In mammalian cells, when cells are in desperate need of energy supply, the body activates the AMP/PRA signaling pathway, thereby promoting mitochondrial energy production and synthesis. Studies have shown that AKAP1 can anchor PRA specific to the mitochondrial outer membrane and spatially close the distance between PRA and its mitochondrial substrate, such as the subunit NDUFS4C of mitochondrial complex 1. Once the intracellular cAMP concentration is increased, PRA activation rapidly phosphorylates NDUFS4 and other related mitochondrial complex subunits, thereby promoting mitochondrial oxidative respiratory chain activity. AKAP1 can also target Src to mitochondria. In HEK293 cells, mitochondrial Src phosphorylates cyclooxygenase (COX) via PTPD1 and promotes ATP synthesis. Thus, the cAMP/PKA signaling pathway and the tyrosine kinase Src signaling pathway in the mitochondria are "conversed" by the AKA1 molecule. These studies suggest that AKAP1 molecules can integrate different signaling pathways and play an important role in the regulation of mitochondrial oxidative respiration.

Mitochondrial division and fusion play an important role in cellular metabolic homeostasis and stress impairment responses. Proteins involved in mitochondrial division in mammalian cells mainly include Drpl and its receptor protein. Activated PKA is capable of phosphorylating the Drpl serine 637 site and inhibiting Drpl activity, thereby promoting mitochondrial fusion. It was found that as an anchor protein of PRA, AKAP1 can accelerate the process of phosphorylation of Drp1 by regulating mitochondrial microenvironment. Moreover, AKAP1 can inhibit the formation of Drp1/FIS1 complex and inhibit mitochondrial division. Further, the researchers found that under hypoxic conditions, elevated SIAH2 activity promotes ubiquitination and degradation of AKAPI, thereby promoting Drp1/FIS1-mediated mitochondrial division, down-regulation of oxidative phosphorylation, finally resulting in cell damage and apoptosis. These findings suggest that AKAPI plays a crucial role in the regulation of mitochondrial mediated apoptosis and adaptation to hypoxic conditions under hypoxic conditions.


  1. Scorziello, A., Savoia, C., Sisalli, M. J., Adornetto, A., Secondo, A., & Boscia, F., et al. (2013). Ncx3 regulates mitochondrial ca(2+) handling through the akap121-anchored signaling complex and prevents hypoxia-induced neuronal death. Journal of Cell Science, 126(24), 5566-5577.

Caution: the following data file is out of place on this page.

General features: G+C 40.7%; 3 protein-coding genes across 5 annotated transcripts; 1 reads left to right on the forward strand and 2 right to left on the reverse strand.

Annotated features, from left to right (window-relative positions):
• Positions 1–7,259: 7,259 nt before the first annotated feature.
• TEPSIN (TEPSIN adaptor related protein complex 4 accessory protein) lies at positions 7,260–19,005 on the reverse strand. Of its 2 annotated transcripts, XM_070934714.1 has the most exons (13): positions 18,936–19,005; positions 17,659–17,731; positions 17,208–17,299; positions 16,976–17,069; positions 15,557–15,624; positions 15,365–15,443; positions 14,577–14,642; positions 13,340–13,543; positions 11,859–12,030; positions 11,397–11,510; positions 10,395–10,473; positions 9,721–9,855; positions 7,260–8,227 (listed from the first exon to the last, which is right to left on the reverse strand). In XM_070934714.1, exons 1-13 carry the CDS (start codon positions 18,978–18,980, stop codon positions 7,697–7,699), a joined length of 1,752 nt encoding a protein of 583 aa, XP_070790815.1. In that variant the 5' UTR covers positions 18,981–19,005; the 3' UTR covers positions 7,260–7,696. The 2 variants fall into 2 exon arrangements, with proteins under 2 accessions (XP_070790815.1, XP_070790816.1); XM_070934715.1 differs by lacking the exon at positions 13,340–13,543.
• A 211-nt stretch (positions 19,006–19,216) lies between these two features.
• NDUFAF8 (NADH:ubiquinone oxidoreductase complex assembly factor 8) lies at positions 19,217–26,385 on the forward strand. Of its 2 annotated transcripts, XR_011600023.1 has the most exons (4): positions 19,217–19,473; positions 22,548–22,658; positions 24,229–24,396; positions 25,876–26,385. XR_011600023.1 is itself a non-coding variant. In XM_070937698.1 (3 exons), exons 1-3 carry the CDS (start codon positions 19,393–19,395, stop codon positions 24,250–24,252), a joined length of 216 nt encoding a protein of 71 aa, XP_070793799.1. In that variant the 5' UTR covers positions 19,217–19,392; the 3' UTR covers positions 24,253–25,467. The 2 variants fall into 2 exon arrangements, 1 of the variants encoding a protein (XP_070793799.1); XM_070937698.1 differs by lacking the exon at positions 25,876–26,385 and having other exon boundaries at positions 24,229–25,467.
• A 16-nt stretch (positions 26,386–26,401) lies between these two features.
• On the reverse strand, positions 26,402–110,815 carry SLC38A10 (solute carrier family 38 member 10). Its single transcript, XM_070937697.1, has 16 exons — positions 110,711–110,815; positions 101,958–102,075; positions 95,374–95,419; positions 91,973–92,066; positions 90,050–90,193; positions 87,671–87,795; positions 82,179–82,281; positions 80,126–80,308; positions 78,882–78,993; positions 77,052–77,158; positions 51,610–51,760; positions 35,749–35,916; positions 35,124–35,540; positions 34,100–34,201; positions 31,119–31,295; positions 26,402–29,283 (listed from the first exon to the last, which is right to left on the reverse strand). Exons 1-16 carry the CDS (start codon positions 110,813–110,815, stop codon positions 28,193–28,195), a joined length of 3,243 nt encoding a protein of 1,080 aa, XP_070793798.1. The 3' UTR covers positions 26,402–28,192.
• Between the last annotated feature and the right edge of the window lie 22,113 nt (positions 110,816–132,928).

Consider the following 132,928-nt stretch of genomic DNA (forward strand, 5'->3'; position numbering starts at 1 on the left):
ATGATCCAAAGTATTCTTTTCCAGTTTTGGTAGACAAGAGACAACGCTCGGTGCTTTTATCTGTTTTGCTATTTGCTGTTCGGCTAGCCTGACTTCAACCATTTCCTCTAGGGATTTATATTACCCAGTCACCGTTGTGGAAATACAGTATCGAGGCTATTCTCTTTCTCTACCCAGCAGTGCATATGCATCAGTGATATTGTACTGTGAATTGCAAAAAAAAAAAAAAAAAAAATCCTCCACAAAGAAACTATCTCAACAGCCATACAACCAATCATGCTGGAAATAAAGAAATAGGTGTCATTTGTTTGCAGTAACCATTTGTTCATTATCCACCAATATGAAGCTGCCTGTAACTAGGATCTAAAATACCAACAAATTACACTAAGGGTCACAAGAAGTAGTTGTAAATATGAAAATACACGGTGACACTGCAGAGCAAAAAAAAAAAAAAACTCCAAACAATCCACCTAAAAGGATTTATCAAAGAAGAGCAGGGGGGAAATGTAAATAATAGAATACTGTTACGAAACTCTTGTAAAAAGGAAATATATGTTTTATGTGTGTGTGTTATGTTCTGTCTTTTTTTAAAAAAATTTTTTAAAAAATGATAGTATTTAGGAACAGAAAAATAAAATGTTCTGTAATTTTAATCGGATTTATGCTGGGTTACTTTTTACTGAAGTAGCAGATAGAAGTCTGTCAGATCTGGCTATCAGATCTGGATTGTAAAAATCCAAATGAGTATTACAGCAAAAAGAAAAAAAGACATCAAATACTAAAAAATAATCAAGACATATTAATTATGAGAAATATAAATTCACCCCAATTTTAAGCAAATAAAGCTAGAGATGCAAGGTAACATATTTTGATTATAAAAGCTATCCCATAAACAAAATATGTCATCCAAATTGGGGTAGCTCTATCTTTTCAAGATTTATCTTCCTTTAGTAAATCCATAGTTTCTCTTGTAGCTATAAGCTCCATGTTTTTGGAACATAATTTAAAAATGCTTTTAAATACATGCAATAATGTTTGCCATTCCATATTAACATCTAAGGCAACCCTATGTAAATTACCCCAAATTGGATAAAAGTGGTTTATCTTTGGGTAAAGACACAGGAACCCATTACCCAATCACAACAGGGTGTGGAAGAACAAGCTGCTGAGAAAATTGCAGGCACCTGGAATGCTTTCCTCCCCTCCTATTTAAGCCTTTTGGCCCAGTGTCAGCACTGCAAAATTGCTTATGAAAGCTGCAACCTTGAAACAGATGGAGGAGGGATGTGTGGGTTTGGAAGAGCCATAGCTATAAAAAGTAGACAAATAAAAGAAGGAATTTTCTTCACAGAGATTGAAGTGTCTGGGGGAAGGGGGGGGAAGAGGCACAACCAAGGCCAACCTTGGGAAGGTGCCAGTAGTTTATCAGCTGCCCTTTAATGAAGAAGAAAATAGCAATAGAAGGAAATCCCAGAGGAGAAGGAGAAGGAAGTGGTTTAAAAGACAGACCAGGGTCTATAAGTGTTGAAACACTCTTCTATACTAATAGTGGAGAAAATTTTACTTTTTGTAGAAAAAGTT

2. Rinaldi, L., Sepe, M., Delle, D. R., Conte, K., Arcella, A., & Borzacchiello, D., et al. (2017). Mitochondrial akap1 supports mtor pathway and tumor growth. Cell Death & Disease, 8(6), e2842.
  3. Schiattarella, G. G., Cattaneo, F., Pironti, G., Magliulo, F., Carotenuto, G., & Pirozzi, M., et al. (2016). Akap1 deficiency promotes mitochondrial aberrations and exacerbates cardiac injury following permanent coronary ligation via enhanced mitophagy and apoptosis. Plos One, 11(5), e0154076.
  4. Monterisi, S., & Zaccolo, M. (2017). Components of the mitochondrial camp signalosome. Biochemical Society Transactions, 45(1), 269.
  5. Tsushima, K., Bugger, H., Wende, A. R., Soto, J., Jenson, G. A., & Tor, A. R., et al. (2017). Mitochondrial reactive oxygen species in lipotoxic hearts induces post-translational modifications of akap121, drp1 and opa1 that promote mitochondrial fission. Circulation Research, 122(1), CIRCRESAHA.117.311307.
  6. Kiriyama, Y., & Nochi, H. (2017). Intra- and intercellular quality control mechanisms of mitochondria. Cells, 7(1).

Interested in learning more?

Contact us today for a free consultation with the scientific team and discover how Creative Biogene can be a valuable resource and partner for your organization.

Request a quote today!